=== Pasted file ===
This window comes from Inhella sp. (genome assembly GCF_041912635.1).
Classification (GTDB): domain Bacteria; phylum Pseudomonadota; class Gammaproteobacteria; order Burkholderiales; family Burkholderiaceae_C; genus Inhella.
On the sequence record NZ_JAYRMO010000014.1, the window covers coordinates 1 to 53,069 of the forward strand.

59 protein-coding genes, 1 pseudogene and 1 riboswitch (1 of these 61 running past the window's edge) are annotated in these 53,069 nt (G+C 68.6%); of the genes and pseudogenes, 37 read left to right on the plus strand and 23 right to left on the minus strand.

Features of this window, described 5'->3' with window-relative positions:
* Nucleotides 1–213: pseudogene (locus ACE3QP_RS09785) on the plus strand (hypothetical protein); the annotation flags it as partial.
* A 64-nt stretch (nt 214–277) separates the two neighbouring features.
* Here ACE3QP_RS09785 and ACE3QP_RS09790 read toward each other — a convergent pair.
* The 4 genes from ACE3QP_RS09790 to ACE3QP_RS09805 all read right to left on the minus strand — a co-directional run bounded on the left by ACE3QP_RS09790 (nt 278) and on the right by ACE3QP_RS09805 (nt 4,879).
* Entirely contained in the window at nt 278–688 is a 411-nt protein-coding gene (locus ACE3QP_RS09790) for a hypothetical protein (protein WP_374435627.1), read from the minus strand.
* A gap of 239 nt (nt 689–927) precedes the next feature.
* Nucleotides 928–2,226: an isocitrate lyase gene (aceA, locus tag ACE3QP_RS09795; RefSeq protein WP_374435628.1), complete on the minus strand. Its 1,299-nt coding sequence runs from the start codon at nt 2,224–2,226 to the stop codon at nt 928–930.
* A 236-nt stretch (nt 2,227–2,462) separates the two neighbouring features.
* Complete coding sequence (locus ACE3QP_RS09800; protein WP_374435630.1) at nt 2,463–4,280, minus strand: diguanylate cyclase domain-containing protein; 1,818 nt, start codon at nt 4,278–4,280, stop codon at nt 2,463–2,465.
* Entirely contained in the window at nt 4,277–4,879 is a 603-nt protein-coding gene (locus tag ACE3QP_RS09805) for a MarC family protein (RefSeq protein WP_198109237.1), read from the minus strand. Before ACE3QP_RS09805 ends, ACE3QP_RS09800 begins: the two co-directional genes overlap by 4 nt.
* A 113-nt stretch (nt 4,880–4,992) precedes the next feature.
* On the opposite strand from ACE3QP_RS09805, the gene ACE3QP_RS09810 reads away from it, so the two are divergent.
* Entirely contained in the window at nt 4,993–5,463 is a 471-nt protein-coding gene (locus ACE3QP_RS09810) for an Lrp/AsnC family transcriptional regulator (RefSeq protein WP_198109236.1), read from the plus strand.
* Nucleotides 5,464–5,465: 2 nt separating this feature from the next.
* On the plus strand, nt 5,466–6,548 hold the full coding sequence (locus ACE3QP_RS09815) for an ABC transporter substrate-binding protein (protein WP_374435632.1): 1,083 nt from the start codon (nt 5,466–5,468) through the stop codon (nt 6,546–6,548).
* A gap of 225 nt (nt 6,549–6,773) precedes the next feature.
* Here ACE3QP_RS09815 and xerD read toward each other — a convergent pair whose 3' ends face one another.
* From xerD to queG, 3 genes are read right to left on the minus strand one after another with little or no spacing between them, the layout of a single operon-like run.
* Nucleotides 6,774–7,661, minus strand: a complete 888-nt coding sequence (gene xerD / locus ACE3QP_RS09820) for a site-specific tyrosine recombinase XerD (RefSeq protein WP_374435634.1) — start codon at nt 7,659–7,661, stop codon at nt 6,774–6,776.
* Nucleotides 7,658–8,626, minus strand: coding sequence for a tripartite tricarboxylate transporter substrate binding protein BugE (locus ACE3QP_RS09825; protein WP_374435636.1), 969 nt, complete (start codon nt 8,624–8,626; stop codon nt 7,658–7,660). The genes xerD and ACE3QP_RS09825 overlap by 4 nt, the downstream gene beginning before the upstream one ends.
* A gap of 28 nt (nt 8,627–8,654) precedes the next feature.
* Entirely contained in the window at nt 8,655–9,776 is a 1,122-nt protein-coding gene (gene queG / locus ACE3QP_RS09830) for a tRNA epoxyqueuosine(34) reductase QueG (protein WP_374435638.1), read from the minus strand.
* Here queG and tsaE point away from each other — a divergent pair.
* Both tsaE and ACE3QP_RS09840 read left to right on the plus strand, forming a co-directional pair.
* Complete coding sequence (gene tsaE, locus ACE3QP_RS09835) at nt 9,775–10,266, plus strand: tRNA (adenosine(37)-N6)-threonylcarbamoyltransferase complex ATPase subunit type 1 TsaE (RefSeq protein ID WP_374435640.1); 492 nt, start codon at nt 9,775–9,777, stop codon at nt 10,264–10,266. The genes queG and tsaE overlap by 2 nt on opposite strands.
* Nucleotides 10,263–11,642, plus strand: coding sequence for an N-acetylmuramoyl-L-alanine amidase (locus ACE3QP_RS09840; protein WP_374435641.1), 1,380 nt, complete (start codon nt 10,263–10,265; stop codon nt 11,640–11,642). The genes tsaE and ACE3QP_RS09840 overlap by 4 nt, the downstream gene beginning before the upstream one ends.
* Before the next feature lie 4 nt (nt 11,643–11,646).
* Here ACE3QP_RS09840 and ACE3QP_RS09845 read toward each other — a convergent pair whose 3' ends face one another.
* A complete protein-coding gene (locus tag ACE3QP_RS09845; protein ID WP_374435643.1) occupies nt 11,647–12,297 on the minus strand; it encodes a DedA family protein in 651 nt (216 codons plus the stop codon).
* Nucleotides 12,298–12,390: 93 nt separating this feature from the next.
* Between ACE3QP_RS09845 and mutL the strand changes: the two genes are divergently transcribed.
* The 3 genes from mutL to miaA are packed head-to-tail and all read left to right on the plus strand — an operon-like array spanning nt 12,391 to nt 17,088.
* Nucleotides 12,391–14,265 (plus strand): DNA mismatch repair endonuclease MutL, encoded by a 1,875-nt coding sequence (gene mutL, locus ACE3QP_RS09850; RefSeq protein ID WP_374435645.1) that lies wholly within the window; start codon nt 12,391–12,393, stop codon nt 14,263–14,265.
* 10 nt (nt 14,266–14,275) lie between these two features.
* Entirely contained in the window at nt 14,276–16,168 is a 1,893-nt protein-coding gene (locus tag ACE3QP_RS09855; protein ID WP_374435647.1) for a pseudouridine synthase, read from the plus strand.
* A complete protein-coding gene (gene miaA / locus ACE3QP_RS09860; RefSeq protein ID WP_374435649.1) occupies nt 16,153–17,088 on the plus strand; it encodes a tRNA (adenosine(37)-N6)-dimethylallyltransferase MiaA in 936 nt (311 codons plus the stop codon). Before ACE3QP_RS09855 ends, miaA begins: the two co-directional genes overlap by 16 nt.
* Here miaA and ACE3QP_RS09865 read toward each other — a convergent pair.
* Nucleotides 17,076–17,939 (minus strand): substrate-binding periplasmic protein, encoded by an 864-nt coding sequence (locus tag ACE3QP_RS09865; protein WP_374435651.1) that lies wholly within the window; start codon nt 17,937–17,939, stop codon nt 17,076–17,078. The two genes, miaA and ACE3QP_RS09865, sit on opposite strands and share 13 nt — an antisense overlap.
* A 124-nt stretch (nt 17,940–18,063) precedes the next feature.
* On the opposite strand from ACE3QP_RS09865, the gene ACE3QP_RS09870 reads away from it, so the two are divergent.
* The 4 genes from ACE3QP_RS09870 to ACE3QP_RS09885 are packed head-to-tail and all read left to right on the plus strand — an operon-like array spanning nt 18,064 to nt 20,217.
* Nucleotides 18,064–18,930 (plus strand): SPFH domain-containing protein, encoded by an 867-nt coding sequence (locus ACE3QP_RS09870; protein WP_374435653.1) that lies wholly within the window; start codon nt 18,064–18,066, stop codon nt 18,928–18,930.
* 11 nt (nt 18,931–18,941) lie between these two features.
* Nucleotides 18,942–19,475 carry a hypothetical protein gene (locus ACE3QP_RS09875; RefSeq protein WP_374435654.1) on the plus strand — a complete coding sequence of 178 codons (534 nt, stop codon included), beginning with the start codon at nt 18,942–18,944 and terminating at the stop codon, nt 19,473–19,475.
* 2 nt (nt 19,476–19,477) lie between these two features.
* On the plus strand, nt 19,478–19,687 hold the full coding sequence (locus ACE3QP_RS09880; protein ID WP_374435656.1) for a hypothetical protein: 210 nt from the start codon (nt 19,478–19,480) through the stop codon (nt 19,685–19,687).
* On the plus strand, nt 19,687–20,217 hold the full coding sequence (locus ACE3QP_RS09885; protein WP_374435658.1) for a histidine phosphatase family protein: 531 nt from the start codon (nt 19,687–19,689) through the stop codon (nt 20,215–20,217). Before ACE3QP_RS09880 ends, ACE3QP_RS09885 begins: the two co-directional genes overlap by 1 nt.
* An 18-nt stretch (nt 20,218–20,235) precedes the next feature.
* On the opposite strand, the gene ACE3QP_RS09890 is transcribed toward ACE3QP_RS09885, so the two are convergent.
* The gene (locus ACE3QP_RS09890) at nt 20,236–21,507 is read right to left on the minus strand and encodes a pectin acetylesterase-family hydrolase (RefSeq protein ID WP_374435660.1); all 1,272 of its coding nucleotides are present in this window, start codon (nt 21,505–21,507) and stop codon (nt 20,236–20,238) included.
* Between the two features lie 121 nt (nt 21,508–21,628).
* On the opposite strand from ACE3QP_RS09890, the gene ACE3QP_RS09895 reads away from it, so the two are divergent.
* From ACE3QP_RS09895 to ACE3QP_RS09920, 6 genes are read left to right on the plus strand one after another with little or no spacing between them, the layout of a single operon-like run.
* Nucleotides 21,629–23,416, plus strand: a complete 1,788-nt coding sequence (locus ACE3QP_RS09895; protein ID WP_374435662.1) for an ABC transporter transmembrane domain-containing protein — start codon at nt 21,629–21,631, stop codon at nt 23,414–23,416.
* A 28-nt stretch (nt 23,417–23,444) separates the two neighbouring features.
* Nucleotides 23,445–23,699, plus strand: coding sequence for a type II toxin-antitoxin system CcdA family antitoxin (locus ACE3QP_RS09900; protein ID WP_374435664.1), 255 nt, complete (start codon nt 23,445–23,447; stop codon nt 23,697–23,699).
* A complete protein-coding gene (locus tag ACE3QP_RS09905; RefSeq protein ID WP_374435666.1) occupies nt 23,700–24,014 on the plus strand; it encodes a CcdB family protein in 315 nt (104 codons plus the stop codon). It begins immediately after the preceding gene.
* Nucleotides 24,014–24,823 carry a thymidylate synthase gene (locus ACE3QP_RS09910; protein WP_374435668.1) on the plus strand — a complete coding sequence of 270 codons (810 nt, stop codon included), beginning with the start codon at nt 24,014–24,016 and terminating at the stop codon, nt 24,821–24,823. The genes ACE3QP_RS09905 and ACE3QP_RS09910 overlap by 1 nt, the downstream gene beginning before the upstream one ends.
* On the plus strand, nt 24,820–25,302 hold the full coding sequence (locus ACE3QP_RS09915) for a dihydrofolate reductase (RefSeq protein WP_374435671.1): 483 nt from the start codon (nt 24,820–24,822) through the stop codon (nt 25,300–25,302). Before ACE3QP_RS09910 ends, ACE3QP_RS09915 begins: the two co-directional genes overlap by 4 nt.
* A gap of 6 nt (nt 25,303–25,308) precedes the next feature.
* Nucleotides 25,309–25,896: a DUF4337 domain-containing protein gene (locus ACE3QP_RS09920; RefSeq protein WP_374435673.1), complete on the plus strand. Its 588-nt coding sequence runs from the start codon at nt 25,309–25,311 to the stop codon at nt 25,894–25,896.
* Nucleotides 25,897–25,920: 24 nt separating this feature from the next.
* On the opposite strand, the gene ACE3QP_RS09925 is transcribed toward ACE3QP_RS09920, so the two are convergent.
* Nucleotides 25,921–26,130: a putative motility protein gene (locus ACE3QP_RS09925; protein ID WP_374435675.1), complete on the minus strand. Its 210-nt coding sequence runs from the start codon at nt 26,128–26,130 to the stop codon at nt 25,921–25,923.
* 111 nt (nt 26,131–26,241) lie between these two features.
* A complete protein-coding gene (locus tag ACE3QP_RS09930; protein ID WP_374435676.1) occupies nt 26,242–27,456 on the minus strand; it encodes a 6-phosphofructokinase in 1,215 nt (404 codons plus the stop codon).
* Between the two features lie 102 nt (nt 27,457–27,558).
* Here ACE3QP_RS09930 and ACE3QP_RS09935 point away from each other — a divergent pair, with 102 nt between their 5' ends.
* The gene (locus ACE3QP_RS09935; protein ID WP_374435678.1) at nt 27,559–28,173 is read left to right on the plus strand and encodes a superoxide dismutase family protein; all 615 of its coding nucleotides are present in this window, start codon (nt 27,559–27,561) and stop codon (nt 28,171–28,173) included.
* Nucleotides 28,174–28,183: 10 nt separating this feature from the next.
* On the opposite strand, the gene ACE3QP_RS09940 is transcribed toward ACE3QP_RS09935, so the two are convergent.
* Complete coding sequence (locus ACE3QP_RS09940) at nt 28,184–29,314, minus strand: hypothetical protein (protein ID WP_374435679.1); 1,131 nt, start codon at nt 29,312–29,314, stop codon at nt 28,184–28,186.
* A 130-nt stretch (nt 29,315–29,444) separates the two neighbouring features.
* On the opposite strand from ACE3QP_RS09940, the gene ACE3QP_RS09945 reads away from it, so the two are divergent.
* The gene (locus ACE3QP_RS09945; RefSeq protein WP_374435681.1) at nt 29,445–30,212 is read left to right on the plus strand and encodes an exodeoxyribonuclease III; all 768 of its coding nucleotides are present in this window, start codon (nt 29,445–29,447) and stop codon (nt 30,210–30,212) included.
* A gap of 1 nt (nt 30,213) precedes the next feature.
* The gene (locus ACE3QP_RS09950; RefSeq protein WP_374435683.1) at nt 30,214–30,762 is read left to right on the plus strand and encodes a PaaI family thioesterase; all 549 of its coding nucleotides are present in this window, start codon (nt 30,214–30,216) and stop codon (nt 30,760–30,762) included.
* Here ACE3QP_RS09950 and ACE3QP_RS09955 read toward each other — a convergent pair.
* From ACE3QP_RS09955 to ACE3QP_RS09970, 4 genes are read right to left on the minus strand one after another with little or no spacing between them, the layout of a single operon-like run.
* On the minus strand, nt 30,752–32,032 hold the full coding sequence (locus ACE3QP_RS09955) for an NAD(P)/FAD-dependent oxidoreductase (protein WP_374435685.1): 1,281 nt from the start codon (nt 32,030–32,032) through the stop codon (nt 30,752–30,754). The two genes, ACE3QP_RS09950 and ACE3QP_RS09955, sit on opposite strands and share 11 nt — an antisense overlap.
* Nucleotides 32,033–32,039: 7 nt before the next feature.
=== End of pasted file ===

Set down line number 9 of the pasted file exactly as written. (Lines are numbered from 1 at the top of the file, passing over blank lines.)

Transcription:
* The 4 genes from ACE3QP_RS09790 to ACE3QP_RS09805 all read right to left on the minus strand — a co-directional run bounded on the left by ACE3QP_RS09790 (nt 278) and on the right by ACE3QP_RS09805 (nt 4,879).